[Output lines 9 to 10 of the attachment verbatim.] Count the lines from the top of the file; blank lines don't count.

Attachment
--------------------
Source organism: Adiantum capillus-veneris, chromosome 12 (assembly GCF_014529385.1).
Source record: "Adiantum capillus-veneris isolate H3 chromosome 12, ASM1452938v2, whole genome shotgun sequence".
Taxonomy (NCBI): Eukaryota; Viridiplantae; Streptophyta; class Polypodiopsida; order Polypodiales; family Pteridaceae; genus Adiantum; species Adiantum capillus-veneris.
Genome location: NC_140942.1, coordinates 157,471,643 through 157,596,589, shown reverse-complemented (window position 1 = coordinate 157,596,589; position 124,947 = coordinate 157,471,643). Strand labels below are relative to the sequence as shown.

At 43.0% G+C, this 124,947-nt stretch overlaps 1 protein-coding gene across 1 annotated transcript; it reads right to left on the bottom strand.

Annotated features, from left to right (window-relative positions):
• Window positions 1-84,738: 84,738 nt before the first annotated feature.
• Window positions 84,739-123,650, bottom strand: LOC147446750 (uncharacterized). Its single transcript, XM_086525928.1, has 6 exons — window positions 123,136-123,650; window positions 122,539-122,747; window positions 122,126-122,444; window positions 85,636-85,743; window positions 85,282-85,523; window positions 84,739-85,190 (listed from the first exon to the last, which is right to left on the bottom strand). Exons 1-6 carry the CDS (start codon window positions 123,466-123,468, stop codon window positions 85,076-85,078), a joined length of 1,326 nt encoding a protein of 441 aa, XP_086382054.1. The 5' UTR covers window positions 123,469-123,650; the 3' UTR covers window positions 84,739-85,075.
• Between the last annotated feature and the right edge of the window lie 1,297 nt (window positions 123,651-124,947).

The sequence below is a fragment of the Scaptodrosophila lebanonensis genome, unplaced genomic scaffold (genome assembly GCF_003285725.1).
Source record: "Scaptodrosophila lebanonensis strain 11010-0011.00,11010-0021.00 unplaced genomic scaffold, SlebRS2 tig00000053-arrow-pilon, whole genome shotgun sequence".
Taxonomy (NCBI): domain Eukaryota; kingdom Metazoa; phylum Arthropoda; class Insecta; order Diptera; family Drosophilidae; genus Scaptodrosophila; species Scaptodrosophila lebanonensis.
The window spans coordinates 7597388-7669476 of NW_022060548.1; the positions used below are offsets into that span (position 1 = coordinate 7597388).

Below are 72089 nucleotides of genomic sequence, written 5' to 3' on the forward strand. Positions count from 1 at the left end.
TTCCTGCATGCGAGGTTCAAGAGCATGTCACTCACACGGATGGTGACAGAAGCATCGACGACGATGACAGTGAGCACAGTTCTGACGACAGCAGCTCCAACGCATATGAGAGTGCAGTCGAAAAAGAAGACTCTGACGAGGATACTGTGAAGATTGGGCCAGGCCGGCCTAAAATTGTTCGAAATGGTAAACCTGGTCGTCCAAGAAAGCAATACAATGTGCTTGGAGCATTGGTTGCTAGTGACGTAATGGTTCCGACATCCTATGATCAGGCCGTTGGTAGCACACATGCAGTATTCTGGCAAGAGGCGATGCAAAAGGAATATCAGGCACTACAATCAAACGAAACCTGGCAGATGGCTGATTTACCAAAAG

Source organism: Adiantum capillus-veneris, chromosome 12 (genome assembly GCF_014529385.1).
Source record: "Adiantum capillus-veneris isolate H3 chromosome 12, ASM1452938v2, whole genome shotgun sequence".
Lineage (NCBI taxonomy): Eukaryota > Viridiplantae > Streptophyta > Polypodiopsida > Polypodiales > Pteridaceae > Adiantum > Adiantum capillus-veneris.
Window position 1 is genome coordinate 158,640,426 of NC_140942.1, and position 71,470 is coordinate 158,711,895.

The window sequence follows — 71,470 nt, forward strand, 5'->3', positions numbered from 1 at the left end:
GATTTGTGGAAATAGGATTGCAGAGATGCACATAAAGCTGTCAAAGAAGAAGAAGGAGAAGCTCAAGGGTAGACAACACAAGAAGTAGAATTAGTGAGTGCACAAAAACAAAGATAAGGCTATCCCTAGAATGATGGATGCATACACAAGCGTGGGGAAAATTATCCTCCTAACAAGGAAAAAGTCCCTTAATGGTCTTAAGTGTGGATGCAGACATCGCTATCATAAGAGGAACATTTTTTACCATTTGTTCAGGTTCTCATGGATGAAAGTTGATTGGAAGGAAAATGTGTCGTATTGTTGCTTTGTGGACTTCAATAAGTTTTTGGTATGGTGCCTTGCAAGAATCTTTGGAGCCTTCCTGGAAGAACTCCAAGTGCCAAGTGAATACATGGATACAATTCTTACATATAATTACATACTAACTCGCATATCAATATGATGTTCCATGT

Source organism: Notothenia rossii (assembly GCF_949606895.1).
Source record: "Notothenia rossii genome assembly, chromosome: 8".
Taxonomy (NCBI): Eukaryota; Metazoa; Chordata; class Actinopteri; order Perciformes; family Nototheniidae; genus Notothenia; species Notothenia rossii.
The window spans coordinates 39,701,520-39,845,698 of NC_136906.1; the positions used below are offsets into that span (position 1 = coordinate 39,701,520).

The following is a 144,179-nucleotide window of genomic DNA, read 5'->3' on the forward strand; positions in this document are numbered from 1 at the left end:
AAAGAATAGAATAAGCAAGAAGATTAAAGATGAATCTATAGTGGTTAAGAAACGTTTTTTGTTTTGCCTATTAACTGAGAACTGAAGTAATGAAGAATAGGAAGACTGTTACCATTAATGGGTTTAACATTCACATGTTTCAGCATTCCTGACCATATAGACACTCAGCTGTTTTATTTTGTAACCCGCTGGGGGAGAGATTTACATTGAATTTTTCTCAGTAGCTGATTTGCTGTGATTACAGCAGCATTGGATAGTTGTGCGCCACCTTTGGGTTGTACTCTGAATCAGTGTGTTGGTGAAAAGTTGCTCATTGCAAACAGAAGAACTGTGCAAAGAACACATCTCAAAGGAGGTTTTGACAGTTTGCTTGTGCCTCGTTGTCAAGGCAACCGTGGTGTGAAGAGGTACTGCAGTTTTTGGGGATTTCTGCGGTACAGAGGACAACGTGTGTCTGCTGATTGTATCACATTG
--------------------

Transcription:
• Between the last annotated feature and the right edge of the window lie 1,297 nt (window positions 123,651-124,947).

The sequence below is a fragment of the Scaptodrosophila lebanonensis genome, unplaced genomic scaffold (genome assembly GCF_003285725.1).